More on Chronic Fatigue Syndrome:
Advocates of the hypothesis that XMRV is linked to ME/CFS are currently struggling to reconcile their belief with the disconfirming evidence of Paprotka et al.
One online critic claimed that “…in Paprotka they describe two types of PCR. One is quantitative real-time PCR and one is a qPCR.” I wasn’t entirely sure how this would have supported their argument, but it turned out to be a misunderstanding in any case. The corresponding author stated (in an email) that “…our paper defined qPCR as quantitative real-time PCR, and when we say qPCR we are referring to the real-time PCR experiments”, but the critic seemed disinclined to accept that the corresponding author understood his own paper better than they did. It seemed to me that this was an example of somebody who had an unreasonably high degree of confidence in their assertions.
Dr Sarah Myhill, meanwhile consistently claims that vaccination is linked to CFS (chronic fatigue syndrome), talking of vaccines “switching on chronic fatigue syndrome” and “triggering flares of CFS”. I’m always willing to be proved wrong, but I don’t think there is reliable evidence of an association between vaccination and CFS.
Appel, Chapman and Shoenfeld seem to think it is at least plausible that vaccination could be linked to CFS and call for further research, but state that: “Little is known about this issue. There are some reports on CFS occurring after vaccination, but few prospective and retrospective studies failed to find such an association” and point out that a working group of the Canadian Laboratory Center for Disease Control (LCDC) that was founded in order to examine the suspected association between CFS and vaccinations concluded that there is no evidence that relates CFS to vaccination.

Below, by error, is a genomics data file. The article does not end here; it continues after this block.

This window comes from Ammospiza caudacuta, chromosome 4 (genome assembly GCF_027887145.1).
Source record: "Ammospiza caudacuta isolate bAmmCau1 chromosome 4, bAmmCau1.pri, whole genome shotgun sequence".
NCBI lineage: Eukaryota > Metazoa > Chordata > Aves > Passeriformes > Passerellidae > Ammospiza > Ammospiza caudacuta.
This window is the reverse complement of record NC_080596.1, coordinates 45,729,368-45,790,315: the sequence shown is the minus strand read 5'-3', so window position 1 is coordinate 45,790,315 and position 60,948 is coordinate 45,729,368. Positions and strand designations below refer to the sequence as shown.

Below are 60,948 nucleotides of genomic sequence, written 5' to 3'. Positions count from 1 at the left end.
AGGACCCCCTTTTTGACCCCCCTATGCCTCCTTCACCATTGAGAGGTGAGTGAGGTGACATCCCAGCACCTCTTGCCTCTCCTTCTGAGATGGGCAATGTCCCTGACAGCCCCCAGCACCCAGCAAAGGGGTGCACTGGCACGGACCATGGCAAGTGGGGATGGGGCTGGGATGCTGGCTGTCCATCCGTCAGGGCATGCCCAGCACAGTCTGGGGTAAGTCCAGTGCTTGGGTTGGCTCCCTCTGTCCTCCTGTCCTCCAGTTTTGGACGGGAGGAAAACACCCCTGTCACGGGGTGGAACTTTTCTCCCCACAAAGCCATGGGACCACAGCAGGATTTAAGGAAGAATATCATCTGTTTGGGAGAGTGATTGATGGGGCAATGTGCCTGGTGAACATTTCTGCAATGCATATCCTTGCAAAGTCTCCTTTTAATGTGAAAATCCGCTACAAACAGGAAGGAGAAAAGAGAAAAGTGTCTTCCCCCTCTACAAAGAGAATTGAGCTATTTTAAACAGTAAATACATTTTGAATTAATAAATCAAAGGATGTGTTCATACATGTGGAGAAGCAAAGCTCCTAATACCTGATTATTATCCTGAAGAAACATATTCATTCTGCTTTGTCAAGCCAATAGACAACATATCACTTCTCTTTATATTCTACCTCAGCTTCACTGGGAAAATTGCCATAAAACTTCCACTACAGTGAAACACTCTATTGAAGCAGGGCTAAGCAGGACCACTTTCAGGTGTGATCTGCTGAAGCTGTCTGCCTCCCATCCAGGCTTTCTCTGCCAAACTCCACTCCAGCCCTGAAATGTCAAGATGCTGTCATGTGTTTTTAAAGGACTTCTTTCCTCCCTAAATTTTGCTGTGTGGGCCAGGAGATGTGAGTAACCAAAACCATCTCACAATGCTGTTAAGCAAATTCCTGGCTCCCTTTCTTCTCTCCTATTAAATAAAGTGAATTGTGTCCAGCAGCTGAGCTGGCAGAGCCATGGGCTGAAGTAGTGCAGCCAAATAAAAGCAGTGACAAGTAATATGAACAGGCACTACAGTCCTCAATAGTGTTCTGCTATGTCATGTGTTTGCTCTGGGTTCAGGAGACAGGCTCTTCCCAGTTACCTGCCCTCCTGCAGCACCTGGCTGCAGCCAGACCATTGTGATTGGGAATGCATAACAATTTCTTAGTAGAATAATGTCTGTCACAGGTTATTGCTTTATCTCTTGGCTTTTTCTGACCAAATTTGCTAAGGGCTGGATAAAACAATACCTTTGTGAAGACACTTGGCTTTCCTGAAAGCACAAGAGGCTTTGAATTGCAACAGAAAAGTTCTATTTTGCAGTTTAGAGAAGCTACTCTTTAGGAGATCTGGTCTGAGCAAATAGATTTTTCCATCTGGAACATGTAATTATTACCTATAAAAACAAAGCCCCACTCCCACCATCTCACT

A Norwegian study found “no statistically significant association between vaccination against meningococcal disease in teenagers and occurrence of CFS/ME”, and a double-blind, randomized study of the effects of influenza vaccination on the specific antibody response and clinical course of patients with chronic fatigue syndrome found that “no difference could be detected between immunized and placebo CFS patients in immunization side effects”.
Update, 2nd June 2012
The Guardian have published an article about pro-smoking lobbyists allegedly threatening and abusing academics and health campaigners: “Researchers say abuse and threats intensified first with the public debate on removing branding from cigarette packs and now a formal government consultation on the idea.” The tobacco control research group at Bath University apparently received around seven phone calls a day for two months, with the university increasing security in response to the harassment. An academic at Stirling University called police in response to threats, and ASH (Action on Smoking and Health) have also called the police following the publication of an article (hosted by the campaign group Freedom2choose’s website) which included the addresses of ASH offices and allegedly suggested shooting staff of ASH and Cancer Research UK.
Photo credit: The Children’s Hospital of Philadelphia